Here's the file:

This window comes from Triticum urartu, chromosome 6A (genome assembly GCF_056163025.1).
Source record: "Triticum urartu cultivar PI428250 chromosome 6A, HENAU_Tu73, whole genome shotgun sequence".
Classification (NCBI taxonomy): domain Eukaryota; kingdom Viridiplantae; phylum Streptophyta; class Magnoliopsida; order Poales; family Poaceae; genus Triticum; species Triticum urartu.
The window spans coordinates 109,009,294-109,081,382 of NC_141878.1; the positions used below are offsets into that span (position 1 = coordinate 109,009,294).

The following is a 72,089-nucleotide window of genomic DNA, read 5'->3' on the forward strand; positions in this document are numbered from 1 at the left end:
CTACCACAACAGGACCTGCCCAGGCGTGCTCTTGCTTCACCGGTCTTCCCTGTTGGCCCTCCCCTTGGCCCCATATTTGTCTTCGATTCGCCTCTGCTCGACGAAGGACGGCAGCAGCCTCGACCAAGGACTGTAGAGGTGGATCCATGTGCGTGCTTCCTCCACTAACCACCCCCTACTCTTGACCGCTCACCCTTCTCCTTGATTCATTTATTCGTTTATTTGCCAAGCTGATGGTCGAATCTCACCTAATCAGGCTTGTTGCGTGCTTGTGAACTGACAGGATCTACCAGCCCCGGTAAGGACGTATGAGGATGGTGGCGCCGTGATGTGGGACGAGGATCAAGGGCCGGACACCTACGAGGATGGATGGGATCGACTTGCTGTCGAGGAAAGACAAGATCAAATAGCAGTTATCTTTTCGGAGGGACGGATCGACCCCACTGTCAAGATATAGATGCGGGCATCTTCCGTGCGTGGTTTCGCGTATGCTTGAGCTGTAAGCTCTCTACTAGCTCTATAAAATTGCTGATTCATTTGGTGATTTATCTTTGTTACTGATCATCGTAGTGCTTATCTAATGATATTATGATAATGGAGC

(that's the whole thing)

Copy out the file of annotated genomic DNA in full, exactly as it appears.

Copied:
This window comes from Triticum urartu, chromosome 6A (genome assembly GCF_056163025.1).
Source record: "Triticum urartu cultivar PI428250 chromosome 6A, HENAU_Tu73, whole genome shotgun sequence".
Classification (NCBI taxonomy): domain Eukaryota; kingdom Viridiplantae; phylum Streptophyta; class Magnoliopsida; order Poales; family Poaceae; genus Triticum; species Triticum urartu.
The window spans coordinates 109,009,294-109,081,382 of NC_141878.1; the positions used below are offsets into that span (position 1 = coordinate 109,009,294).

The following is a 72,089-nucleotide window of genomic DNA, read 5'->3' on the forward strand; positions in this document are numbered from 1 at the left end:
CTACCACAACAGGACCTGCCCAGGCGTGCTCTTGCTTCACCGGTCTTCCCTGTTGGCCCTCCCCTTGGCCCCATATTTGTCTTCGATTCGCCTCTGCTCGACGAAGGACGGCAGCAGCCTCGACCAAGGACTGTAGAGGTGGATCCATGTGCGTGCTTCCTCCACTAACCACCCCCTACTCTTGACCGCTCACCCTTCTCCTTGATTCATTTATTCGTTTATTTGCCAAGCTGATGGTCGAATCTCACCTAATCAGGCTTGTTGCGTGCTTGTGAACTGACAGGATCTACCAGCCCCGGTAAGGACGTATGAGGATGGTGGCGCCGTGATGTGGGACGAGGATCAAGGGCCGGACACCTACGAGGATGGATGGGATCGACTTGCTGTCGAGGAAAGACAAGATCAAATAGCAGTTATCTTTTCGGAGGGACGGATCGACCCCACTGTCAAGATATAGATGCGGGCATCTTCCGTGCGTGGTTTCGCGTATGCTTGAGCTGTAAGCTCTCTACTAGCTCTATAAAATTGCTGATTCATTTGGTGATTTATCTTTGTTACTGATCATCGTAGTGCTTATCTAATGATATTATGATAATGGAGC